Solidarity, connectivity and making a positive change for road safety through social media were among the key themes addressed at the first Regional Road Safety Youth Assembly in Muscat, Oman in mid February. Entitled, ‘Connectivity and Moving Forward,’ the three-day assembly hosted by the Government of Oman, with technical support from the Global Road Safety Partnership, included representatives from 24 countries in the Middle East and North Africa region who exchanged expertise and discussed various issues related to road-crash death and injury.
The key outcomes of the assembly, which will serve as a foundation for road safety efforts in the region, include the presentation of the Muscat Youth Declaration on Road Safety and the formation of a regional Road Safety Youth Association. The event also helped to galvanize the participants’ energies around activities for the Decade of Action for Road Safety, which launches in May 2011.
Amongst the numerous discussions, one key theme resonated throughout each group: Participants stressed the importance of common solidarity and connectivity, with an understanding on how communities can benefit from sharing experiences in order to reduce traffic collision and injury.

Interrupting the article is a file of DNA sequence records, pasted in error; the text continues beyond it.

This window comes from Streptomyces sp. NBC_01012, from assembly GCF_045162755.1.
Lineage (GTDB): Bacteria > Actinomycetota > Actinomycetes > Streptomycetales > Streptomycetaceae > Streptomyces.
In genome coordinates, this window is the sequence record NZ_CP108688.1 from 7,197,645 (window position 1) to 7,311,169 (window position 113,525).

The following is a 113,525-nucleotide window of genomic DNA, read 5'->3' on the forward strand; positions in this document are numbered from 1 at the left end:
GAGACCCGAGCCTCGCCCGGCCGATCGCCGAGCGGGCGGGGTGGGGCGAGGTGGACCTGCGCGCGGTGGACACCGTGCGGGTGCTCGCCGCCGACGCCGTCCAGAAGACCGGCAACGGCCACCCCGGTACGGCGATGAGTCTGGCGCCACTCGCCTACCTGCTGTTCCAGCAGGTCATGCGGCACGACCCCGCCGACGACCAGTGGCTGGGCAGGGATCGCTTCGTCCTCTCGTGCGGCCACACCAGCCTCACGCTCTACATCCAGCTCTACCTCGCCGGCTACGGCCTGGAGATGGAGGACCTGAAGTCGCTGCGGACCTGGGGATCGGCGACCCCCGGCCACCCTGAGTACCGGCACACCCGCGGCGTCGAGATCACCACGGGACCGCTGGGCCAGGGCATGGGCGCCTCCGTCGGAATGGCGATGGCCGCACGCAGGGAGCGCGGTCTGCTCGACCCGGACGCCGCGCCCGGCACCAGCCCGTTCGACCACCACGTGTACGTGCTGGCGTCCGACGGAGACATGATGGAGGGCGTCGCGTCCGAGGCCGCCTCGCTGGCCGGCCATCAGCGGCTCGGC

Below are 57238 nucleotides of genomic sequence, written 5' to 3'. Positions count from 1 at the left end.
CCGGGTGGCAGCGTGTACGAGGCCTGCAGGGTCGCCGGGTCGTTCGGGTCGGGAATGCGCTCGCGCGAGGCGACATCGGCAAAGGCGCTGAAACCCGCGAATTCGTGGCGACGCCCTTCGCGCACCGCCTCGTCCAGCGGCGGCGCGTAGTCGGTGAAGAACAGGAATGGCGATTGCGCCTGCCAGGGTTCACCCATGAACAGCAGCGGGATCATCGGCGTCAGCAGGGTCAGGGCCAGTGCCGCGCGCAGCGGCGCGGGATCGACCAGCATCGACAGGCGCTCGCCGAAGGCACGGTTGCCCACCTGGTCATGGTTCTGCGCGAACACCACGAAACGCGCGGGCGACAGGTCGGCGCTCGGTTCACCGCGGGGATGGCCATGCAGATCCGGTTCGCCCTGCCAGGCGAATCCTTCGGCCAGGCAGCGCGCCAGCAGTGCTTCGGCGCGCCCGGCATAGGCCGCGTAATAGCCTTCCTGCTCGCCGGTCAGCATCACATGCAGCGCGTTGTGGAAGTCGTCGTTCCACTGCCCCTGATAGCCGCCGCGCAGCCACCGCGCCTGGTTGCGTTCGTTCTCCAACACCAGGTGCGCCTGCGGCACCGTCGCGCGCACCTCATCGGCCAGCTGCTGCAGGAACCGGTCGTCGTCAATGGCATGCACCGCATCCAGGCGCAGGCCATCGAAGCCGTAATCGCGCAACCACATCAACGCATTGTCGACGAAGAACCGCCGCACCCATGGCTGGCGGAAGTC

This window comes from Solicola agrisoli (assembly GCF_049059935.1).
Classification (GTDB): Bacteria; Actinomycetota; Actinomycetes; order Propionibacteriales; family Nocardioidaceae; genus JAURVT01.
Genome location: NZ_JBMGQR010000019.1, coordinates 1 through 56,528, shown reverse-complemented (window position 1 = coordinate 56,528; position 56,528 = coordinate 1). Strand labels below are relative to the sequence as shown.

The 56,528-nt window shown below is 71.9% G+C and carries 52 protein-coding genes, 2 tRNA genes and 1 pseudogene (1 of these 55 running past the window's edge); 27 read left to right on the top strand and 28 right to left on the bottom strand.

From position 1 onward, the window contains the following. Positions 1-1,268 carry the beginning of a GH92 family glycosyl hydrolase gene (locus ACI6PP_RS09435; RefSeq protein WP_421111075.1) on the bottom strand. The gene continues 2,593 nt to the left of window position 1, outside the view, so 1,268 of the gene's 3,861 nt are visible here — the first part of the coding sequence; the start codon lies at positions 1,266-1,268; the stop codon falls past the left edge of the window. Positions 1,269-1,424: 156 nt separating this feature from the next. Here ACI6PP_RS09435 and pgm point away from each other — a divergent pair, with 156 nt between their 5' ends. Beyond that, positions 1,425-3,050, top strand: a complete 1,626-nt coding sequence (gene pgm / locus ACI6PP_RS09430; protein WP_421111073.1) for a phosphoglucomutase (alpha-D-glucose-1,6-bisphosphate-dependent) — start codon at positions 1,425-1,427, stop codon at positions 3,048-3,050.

Youth at the assembly further emphasized the need to leverage the power of social media and modern technology in order to promote road safety. Participants highlighted the value of raising awareness and information on road safety by using key avenues of communication most used by young people to inspiring change for action.
The assembly also provided a forum to discuss methods to create change. “We need to work in order to revive volunteerism and develop materials to highlight traffic safety as an issue,” stated Dr. Wahid Al Kharusi, President of the Oman Road Safety Association who delivered a speech on volunteerism.
The goal for civil society, businesses and other members of the Global Road Safety Partnership, is to continue supporting youth as they take what they learned at the assembly and bringing it to the streets in their communities.
This article was adapted from a piece written by Rahima al Balushi in the Times of Oman